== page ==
The development process for my play From Denmark With Love helped connect me with the audience. I was asked to adapt act two of Hamlet into a ten-minute play, and I wrote it as a James Bond thriller: Hamlet the superspy, Claudius the supervillain, Horatio as the right-hand man and weapons master, Gertrude and Ophelia as “Bond girls.” People loved it, asking when we would do the full story. Months later, after writing the full-length version, we held a staged reading with food and cocktails. This kept up the relationship and anticipation with the audience, allowed me to test out new aspects of the script, and kicked off a fundraising campaign. We left that reading with seventy-five fans who were eager to see the full production and who helped us spread the word and raise money.
You can’t do a play alone. Even a one-person show needs a director, designers, a stage manager. As the boss—yes, if you’re producing, YOU are the BOSS!—you need the right team. Not only because you’re about to spend months with these people, but to help support your mission.
For example, if you want every local theatre critic to see your work, what does that mean for casting or hiring a director? Chances are most critics will not see a new play by a new playwright working with unknown actors and directors. Unless you’ve got some other special magic hook to entice them, most theatre critics have far too many shows they have to see. How do you make it exciting for them to see your work? Hire established artists whose work is known and respected, who can help draw attention from the press.
If you want, instead, to catch the eye of producers and theatre companies, consider working with actors, directors, and designers who’ve worked with those companies; tap into networks that bring you closer to your goal. Or, if improving your craft is your mission, hire actors, directors, and designers who work on new plays a lot. New plays take a special skill set—not only the ability to give useful feedback, but also an understanding of the process. An actor used to Chekhov might be disturbed when you show up with a scene rewritten two nights before opening.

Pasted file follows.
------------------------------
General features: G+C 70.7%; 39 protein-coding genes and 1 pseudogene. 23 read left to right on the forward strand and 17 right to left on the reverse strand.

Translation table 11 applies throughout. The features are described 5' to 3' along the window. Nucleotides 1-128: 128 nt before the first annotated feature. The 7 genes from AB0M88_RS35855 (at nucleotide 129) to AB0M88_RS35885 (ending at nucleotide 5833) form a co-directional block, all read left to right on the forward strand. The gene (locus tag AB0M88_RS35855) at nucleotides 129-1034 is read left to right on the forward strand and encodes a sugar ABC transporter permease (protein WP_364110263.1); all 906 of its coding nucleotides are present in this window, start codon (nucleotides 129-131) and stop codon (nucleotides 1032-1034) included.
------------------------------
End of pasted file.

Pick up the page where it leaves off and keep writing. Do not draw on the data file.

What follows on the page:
Maybe your goal is to connect with a specific community or demographic. If so, hire creative staff from that community. If there isn’t the right fit in terms of actors, directors, and design, consider bringing in a member from that community as an advisor and collaborator early on. No matter what, you want to assess all the different roles and positions in your team through the lens of your mission and ask: Which hires are going to best help me reach this goal?
We will now pause for a brief intermission. Take a moment to use the restroom, and get a snack, before we dive into act two and see how our hero takes their mission into the thorny realms of production and marketing before bringing their self-produced play into the world. While you’re enjoying this break, share your thoughts and questions in the comments below.